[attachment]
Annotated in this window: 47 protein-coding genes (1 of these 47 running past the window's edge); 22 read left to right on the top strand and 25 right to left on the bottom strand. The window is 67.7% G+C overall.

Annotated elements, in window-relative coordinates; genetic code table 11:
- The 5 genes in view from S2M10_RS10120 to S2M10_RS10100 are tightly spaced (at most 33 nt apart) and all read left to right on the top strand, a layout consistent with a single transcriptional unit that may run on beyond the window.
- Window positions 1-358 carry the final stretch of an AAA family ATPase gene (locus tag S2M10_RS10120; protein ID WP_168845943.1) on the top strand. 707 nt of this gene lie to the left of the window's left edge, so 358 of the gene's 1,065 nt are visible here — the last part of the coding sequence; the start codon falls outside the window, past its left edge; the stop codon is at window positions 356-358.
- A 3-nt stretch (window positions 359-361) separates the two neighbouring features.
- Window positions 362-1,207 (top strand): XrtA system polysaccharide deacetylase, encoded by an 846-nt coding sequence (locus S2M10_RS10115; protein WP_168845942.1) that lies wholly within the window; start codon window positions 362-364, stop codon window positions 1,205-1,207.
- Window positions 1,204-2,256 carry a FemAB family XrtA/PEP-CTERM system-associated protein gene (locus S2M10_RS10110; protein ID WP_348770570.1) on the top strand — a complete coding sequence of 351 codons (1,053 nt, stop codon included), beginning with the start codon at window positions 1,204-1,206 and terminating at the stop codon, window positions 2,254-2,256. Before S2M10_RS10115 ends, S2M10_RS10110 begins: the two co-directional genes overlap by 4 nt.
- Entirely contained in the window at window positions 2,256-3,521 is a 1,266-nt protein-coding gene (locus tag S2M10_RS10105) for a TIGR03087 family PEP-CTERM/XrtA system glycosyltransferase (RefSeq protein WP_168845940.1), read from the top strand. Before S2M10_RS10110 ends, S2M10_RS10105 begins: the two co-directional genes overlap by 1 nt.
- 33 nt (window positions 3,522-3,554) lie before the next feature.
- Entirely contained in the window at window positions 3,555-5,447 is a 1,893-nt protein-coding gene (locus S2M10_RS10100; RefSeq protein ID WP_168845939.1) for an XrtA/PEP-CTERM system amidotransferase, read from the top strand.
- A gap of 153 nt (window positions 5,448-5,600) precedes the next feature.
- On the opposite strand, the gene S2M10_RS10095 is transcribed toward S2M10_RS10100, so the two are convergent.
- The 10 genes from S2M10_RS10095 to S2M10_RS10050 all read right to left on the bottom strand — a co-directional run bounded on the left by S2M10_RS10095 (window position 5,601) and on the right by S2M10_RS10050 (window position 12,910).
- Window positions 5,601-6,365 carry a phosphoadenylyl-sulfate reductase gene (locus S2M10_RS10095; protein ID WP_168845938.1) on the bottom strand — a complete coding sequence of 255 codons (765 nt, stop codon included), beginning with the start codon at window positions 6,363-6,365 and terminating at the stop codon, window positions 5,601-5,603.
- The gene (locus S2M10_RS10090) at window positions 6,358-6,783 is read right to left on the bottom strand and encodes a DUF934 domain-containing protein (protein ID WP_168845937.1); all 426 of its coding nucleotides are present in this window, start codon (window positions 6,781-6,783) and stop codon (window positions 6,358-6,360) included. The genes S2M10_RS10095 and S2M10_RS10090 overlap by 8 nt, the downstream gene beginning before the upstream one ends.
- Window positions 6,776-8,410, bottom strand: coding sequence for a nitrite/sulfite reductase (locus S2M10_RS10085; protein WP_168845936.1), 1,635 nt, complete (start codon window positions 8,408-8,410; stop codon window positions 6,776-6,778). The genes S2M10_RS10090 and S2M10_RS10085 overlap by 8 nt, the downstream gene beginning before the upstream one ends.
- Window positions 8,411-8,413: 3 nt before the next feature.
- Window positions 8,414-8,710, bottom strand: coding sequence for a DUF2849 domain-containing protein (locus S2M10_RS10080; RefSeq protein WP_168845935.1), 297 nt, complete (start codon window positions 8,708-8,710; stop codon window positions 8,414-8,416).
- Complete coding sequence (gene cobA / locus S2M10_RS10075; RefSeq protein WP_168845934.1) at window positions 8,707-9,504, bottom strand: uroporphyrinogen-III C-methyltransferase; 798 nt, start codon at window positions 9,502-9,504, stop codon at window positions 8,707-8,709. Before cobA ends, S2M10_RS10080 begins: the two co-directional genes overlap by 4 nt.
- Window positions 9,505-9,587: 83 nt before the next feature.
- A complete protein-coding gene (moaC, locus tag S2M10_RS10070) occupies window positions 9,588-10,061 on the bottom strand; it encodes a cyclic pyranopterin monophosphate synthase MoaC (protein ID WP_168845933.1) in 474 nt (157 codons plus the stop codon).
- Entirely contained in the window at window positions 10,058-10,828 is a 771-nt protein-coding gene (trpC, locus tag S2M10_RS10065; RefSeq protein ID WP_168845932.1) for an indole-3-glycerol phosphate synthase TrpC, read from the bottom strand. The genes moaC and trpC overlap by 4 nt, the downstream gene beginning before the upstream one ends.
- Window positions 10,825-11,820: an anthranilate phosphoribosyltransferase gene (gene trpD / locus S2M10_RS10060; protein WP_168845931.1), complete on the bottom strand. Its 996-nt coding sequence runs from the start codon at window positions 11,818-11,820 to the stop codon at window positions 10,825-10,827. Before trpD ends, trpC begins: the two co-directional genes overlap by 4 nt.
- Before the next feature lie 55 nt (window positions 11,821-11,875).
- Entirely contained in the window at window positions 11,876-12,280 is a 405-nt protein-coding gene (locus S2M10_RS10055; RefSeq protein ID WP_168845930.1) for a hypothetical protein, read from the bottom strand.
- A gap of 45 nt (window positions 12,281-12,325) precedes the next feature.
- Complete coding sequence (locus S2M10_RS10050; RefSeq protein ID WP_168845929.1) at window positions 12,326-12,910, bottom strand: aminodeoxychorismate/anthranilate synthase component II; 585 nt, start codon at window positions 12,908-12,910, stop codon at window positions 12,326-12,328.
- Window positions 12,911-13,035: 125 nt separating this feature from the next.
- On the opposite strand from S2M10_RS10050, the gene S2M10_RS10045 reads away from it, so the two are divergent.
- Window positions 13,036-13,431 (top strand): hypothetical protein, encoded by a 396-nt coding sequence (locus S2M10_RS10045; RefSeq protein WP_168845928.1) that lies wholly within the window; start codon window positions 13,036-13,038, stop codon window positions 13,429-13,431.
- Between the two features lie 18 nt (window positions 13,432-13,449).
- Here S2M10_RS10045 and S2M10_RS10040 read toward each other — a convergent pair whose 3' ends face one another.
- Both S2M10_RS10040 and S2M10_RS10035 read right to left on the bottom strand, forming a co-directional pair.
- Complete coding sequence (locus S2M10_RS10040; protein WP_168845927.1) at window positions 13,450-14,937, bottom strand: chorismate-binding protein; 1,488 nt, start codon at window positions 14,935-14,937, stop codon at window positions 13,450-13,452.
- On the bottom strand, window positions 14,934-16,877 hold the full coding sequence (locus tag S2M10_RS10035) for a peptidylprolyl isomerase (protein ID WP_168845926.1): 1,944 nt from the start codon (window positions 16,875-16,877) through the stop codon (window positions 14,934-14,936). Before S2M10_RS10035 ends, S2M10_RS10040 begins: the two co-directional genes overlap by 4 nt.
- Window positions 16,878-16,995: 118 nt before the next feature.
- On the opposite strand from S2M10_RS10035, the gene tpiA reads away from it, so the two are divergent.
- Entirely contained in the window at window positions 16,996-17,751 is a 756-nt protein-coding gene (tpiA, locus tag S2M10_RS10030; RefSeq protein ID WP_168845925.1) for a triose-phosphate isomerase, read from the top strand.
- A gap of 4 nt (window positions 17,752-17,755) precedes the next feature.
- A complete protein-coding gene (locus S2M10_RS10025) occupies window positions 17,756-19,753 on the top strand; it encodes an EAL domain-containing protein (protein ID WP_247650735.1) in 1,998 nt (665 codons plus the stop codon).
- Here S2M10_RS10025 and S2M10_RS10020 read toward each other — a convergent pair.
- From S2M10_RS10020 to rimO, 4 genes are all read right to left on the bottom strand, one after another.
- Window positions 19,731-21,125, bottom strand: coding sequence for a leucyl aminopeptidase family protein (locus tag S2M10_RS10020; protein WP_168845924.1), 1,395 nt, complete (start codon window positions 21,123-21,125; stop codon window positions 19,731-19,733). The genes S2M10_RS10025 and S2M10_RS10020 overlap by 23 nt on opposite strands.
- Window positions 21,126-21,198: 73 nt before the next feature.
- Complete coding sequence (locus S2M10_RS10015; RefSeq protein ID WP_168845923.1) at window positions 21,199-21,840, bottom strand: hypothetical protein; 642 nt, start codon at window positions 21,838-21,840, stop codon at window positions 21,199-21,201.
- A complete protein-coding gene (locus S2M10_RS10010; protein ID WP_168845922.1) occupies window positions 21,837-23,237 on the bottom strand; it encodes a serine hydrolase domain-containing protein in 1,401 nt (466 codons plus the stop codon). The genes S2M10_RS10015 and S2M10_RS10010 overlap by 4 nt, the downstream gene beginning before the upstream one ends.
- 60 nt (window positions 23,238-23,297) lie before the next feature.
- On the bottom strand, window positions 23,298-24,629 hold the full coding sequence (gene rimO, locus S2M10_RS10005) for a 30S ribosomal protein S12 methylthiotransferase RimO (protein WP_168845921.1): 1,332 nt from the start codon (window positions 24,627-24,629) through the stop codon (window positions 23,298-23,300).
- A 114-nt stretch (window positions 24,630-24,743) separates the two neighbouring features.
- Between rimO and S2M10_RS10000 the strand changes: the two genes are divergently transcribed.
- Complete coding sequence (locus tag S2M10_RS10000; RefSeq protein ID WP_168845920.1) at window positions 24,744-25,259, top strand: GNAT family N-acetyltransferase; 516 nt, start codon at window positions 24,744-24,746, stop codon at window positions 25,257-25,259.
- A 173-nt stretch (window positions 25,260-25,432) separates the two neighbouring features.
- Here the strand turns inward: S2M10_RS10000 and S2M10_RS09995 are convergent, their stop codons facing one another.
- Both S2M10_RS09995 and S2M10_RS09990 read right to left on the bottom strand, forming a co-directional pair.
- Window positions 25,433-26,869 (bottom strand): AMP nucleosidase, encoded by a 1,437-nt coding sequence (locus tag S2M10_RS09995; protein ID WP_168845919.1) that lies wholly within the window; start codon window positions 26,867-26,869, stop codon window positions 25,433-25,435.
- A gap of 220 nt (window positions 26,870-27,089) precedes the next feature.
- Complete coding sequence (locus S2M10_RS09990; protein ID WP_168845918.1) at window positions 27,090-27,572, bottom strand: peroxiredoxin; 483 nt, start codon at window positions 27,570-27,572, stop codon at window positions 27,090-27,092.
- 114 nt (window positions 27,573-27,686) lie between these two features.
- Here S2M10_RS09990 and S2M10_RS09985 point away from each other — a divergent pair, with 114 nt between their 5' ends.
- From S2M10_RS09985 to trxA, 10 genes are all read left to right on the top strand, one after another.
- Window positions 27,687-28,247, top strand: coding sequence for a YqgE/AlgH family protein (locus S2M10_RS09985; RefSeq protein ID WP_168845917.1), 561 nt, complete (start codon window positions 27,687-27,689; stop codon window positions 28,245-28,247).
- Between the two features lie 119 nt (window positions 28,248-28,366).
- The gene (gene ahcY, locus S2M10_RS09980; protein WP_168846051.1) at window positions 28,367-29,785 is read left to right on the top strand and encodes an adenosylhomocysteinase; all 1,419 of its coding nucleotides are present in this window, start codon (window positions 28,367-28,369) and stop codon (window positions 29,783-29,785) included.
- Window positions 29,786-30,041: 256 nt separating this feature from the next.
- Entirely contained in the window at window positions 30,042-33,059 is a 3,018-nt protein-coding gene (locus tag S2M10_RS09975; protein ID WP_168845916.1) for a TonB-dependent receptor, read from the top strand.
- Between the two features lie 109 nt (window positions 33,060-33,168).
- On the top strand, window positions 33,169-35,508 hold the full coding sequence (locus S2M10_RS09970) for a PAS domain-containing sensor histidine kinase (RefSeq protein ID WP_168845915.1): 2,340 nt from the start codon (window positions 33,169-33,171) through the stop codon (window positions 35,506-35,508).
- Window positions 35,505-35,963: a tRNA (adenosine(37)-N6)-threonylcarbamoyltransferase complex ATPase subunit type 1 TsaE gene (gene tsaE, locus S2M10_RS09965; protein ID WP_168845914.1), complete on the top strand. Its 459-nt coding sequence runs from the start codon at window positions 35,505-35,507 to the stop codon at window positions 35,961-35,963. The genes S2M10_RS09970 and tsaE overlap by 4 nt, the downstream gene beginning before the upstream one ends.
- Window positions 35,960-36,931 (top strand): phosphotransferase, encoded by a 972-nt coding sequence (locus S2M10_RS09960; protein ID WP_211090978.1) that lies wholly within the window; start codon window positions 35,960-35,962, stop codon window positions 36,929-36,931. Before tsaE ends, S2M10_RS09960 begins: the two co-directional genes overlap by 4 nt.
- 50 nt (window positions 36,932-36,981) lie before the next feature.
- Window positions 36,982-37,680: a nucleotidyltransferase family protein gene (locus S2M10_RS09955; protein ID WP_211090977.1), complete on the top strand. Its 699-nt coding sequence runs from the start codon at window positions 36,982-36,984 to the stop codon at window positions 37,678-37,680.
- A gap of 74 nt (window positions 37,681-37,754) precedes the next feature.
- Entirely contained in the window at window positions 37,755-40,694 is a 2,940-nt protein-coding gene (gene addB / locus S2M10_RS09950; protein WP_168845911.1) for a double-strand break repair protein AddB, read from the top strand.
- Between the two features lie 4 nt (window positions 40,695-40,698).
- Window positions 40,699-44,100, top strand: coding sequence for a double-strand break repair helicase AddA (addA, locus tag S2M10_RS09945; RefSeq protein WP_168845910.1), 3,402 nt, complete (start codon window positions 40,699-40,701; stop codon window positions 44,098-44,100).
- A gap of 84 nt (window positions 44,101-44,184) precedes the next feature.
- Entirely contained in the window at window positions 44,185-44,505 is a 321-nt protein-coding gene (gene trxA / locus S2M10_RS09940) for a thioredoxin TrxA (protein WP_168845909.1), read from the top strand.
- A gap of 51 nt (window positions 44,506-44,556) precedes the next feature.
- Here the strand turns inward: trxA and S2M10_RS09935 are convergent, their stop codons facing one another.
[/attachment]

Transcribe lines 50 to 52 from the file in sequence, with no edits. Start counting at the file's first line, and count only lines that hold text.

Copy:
- Between rimO and S2M10_RS10000 the strand changes: the two genes are divergently transcribed.
- Complete coding sequence (locus tag S2M10_RS10000; RefSeq protein ID WP_168845920.1) at window positions 24,744-25,259, top strand: GNAT family N-acetyltransferase; 516 nt, start codon at window positions 24,744-24,746, stop codon at window positions 25,257-25,259.
- A 173-nt stretch (window positions 25,260-25,432) separates the two neighbouring features.